For the younger members of the Royal family, the thousands lucky enough to get a ticket and 500,000 watching on giant screens in The Mall this was undoubtedly the highlight of the Jubilee weekend.
But it probably doesn’t stray too far into lese majeste to speculate that for the Queen herself, the concert would almost certainly have been the least enjoyable part of her Jubilee celebrations, even without the worry of the Duke’s health problems. After Saturday’s Derby — one of the Queen’s favourite days in any year — and the spectacle of Sunday’s River Pageant, a night in the presence of Cheryl Cole is unlikely to make into her Top 10 royal engagements.
Whether the Queen could even hear much of the Diamond Jubilee Concert is debatable: she is thought to have worn a discreet pair of ear-plugs, as she did for the Golden Jubilee concert in 2002.
But this was always intended to be primarily a night for the public to enjoy.
The 18,000 guests seated around the stage, of whom 10,000 had been selected from a public ballot, made the most of the dry, if cool, weather to dance in their seats as Madness sang Our House from the roof of the Palace and Stevie Wonder, Ed Sheeran and of course the concert organiser, Gary Barlow, ran though some of the biggest hits of the Queen’s 60 years.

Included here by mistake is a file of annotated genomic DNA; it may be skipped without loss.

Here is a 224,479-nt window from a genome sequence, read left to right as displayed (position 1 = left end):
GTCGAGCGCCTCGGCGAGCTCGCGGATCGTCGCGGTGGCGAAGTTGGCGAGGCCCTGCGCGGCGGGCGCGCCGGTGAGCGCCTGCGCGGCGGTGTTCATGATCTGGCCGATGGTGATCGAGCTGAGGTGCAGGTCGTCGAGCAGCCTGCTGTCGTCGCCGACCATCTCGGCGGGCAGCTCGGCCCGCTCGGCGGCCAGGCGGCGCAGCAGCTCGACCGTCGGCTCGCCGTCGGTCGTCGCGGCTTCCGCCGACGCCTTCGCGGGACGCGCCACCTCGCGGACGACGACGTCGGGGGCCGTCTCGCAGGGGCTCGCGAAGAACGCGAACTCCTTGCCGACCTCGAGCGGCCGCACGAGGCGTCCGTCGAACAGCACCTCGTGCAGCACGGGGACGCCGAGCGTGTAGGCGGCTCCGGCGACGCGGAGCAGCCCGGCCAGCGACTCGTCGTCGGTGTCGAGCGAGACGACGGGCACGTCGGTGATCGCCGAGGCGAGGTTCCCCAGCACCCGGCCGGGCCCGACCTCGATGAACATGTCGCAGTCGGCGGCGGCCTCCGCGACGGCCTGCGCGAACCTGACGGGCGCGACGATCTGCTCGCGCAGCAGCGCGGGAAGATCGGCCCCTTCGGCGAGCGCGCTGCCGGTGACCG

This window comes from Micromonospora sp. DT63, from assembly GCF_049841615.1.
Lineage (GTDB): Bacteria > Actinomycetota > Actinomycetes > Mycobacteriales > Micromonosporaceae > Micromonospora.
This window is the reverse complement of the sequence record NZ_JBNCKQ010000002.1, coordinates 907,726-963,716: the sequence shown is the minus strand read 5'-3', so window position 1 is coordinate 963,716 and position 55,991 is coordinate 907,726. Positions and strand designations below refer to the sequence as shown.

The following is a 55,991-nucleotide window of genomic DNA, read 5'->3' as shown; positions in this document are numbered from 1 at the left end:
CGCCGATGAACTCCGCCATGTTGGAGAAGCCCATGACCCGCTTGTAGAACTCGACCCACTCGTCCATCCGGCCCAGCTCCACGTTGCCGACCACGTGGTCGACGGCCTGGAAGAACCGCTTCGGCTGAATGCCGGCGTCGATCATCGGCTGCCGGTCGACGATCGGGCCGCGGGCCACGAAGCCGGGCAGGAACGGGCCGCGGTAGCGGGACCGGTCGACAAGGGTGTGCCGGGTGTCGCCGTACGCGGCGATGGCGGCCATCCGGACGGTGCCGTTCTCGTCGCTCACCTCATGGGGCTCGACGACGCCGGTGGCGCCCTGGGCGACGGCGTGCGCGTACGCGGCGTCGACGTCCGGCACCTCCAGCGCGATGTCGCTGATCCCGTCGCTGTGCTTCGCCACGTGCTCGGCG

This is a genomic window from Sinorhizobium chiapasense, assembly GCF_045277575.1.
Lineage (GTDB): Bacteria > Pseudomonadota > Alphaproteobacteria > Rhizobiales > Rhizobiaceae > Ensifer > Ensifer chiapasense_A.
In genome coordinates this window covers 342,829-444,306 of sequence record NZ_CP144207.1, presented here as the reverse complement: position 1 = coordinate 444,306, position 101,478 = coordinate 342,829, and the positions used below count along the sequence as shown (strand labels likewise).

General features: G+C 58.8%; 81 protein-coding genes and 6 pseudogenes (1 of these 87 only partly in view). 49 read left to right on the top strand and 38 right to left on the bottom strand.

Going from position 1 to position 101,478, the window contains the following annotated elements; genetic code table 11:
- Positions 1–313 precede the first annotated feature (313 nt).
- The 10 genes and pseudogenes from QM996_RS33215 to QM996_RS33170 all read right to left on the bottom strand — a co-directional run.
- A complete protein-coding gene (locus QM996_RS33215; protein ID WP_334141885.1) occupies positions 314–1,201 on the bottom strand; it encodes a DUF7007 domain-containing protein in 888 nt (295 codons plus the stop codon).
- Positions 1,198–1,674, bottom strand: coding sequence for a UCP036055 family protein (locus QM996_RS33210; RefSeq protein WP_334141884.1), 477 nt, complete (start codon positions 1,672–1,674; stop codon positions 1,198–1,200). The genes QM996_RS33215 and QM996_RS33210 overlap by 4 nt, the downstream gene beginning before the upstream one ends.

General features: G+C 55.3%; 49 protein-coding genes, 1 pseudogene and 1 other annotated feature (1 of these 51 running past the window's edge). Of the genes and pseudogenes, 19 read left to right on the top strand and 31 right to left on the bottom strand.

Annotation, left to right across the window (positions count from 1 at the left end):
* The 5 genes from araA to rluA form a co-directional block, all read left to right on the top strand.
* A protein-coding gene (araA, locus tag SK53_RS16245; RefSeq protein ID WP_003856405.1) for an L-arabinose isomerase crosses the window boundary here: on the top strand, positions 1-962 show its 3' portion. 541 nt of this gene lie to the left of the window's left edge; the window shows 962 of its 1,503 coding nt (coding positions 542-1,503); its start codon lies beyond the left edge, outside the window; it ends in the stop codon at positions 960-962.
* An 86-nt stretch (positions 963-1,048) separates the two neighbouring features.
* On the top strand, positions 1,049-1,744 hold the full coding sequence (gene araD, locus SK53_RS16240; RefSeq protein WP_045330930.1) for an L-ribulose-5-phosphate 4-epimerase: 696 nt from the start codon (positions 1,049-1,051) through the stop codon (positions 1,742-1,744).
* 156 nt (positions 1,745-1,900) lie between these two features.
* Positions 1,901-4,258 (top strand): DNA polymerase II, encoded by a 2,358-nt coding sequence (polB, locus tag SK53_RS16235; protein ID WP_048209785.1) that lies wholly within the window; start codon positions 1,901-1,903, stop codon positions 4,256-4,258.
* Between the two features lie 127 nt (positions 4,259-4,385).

Barlow said the Queen “absolutely” had input into the artists performing at the Jubilee concert tonight.
He added: “The whole Royal family household have had requests and people they want to see. What we’ve tried to do it is pick artists that span right across her reign – someone from every decade. We’re hoping for a really momentous occasion.” Sir Cliff Richard used his allotted six minutes to sing a hit from each of the six decades of the Queen’s reign, finishing with his Eurovision hit, Congratulations, and saying: “I wrote this song in 1968, but I’m sure it was meant to be performed tonight.”
In the concert programme, the Queen thanked artists who had come from Kenya, Australia and the US for coming to London to perform on what she said would be a “very memorable occasion”.
Her final duty of the day was to perform a ceremony to light the last of 4,200 Jubilee beacons burning from Tonga to Canada, including a line of 60 across Hadrian’s Wall and one on each of the highest peaks in England, Scotland, Wales and Northern Ireland.
Bruno Peek, the pageant master of the beacons, presented the Queen with a cut glass “diamond”, thanking her on behalf of “the nation, the Commonwealth, her realms and territories”.